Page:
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A prospective randomized evaluation of scar assessment measures

Authors

  • Michael G. Brandt BSc, MD,

    1. Department of Otolaryngology, Schulich School of Medicine and Dentistry, University of Western Ontario, London, Ontario, Canada
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  • Corey C. Moore MD, MSc, FRCSC, FACS,

    Corresponding author
    1. Department of Otolaryngology, Schulich School of Medicine and Dentistry, University of Western Ontario, London, Ontario, Canada
    • St. Joseph's Health Care London, 268 Grosvenor Street, London, Ontario, Canada N6A4V2
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  • Damian Micomonaco MD,

    1. Department of Otolaryngology, Schulich School of Medicine and Dentistry, University of Western Ontario, London, Ontario, Canada
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  • Kevin Fung BA, MD, FRCSC, FACS,

    1. Department of Otolaryngology, Schulich School of Medicine and Dentistry, University of Western Ontario, London, Ontario, Canada
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  • Jason H. Franklin BSc, MD, FRCSC,

    1. Department of Otolaryngology, Schulich School of Medicine and Dentistry, University of Western Ontario, London, Ontario, Canada
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  • John Yoo MD, FRCSC, FACS,

    1. Department of Otolaryngology, Schulich School of Medicine and Dentistry, University of Western Ontario, London, Ontario, Canada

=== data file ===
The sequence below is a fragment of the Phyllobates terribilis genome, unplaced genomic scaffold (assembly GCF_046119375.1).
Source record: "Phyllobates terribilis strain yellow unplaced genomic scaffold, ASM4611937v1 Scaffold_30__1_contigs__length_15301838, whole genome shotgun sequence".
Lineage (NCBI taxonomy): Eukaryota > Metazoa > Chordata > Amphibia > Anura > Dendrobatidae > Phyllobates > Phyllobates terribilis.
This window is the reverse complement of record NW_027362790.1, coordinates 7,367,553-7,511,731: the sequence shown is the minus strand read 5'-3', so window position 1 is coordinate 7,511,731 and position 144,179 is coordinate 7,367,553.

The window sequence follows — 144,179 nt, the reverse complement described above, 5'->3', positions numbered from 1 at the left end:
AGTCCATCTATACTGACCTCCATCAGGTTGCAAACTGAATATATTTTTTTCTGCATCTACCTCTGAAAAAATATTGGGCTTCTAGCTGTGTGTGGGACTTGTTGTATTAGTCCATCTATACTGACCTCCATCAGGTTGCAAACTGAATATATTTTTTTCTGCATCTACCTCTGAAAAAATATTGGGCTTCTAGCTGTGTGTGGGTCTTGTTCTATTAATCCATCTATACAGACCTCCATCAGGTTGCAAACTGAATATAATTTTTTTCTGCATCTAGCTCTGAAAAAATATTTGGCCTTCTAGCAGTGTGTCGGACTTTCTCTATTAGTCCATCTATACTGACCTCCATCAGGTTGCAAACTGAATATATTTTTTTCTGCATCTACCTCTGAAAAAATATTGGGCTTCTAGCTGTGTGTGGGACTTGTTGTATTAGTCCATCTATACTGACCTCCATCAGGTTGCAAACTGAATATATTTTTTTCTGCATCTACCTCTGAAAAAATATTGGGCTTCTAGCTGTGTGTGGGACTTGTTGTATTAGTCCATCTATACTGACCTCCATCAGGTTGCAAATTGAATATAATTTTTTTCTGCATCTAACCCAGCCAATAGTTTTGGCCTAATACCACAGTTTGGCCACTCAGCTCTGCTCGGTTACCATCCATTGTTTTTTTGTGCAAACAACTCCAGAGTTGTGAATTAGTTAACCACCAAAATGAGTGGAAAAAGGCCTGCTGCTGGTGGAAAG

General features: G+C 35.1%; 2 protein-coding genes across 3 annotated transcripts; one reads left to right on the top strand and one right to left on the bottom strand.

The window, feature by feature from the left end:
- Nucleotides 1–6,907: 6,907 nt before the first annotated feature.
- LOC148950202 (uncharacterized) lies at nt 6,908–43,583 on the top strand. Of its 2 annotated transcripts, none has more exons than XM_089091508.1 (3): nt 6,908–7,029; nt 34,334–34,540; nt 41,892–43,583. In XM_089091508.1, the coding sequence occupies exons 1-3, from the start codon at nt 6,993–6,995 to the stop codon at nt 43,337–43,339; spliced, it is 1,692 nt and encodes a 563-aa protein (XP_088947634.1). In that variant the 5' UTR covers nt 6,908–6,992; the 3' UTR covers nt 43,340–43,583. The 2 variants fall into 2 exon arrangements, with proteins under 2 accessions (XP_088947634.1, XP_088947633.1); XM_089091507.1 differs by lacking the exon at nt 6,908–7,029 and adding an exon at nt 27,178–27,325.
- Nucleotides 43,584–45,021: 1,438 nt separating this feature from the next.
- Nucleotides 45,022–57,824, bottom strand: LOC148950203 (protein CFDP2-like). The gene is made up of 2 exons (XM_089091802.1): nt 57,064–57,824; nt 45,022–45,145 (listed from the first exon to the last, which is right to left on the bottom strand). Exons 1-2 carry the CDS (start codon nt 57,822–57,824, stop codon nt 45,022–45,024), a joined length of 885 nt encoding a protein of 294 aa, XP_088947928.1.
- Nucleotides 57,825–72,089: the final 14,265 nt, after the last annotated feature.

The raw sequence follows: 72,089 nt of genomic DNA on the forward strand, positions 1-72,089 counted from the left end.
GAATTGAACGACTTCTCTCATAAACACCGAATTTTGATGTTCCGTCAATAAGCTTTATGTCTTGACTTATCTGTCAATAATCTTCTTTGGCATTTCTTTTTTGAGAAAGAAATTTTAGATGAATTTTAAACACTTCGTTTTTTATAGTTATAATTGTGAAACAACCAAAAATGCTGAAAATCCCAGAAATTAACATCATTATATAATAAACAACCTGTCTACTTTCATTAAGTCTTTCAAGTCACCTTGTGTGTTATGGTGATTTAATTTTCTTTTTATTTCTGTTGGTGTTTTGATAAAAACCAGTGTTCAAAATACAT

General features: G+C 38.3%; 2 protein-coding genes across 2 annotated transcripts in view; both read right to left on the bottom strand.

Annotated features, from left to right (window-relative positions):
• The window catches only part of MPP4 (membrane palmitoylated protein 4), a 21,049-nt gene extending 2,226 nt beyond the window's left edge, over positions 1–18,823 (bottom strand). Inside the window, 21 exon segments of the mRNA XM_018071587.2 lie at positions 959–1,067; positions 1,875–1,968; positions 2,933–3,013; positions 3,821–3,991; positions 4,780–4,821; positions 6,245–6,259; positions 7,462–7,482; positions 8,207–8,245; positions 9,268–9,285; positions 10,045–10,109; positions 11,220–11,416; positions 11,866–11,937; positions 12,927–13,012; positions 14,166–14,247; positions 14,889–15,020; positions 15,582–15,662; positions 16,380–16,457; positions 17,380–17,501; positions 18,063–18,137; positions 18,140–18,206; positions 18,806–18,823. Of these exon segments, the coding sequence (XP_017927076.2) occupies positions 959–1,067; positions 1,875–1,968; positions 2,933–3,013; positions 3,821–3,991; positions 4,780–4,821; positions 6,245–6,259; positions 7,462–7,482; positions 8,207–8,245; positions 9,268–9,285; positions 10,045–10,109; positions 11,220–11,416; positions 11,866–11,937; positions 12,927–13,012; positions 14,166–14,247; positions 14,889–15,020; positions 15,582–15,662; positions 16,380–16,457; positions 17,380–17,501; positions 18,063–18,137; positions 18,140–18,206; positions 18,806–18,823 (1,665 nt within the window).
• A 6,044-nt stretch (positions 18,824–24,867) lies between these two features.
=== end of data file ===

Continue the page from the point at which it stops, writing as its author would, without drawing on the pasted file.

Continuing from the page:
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  • Philip C. Doyle PhD

    1. Department of Otolaryngology, Schulich School of Medicine and Dentistry, University of Western Ontario, London, Ontario, Canada
    2. Rehabilitation Sciences, Schulich School of Medicine and Dentistry, University of Western Ontario, London, Ontario, Canada
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Abstract

Objectives/Hypothesis:

To determine the efficacy of interventions to improve and monitor skin scarring, a valid assessment instrument must be used. Current tools used for the evaluation of skin scarring employ equal appearing interval (EAI) scales that assume scar dimensions conform to linear models. Some scar features meet these assumptions, whereas others may not be accurately described. This study determined if current methods of scar evaluation validly characterize inherent features of scars, and in doing so, empirically validate if specific scar dimensions were best represented by linear or nonlinear mathematical models.

Study Design:

Prospective, randomized, cross-over trial.

Methods:

Twenty-seven observers evaluated 30 scar photos utilizing both EAI and direct magnitude estimation (DME) scaling methods. The method of scaling and the assessed dimensions of vascularity, pigmentation, thickness, pliability, and surface area were randomized. EAI and DME data were evaluated to identify whether each scar dimension conformed to linear or curvilinear mathematical models.

Results:

Best-fit analysis revealed the dimensions of vascularity and pigmentation to be more accurately described using curvilinear functions, whereas pliability, thickness and surface area were best defined using linear models.

Conclusions:

The scar dimension under assessment must be considered when attempting to validly apply an assessment instrument. Several commonly evaluated dimensions of skin scarring are not appropriately characterized using linear EAI scales. Thus, present assessment instruments must be revised to account for this aberration to allow for a valid means of objectively evaluating skin scarring. Laryngoscope, 2009

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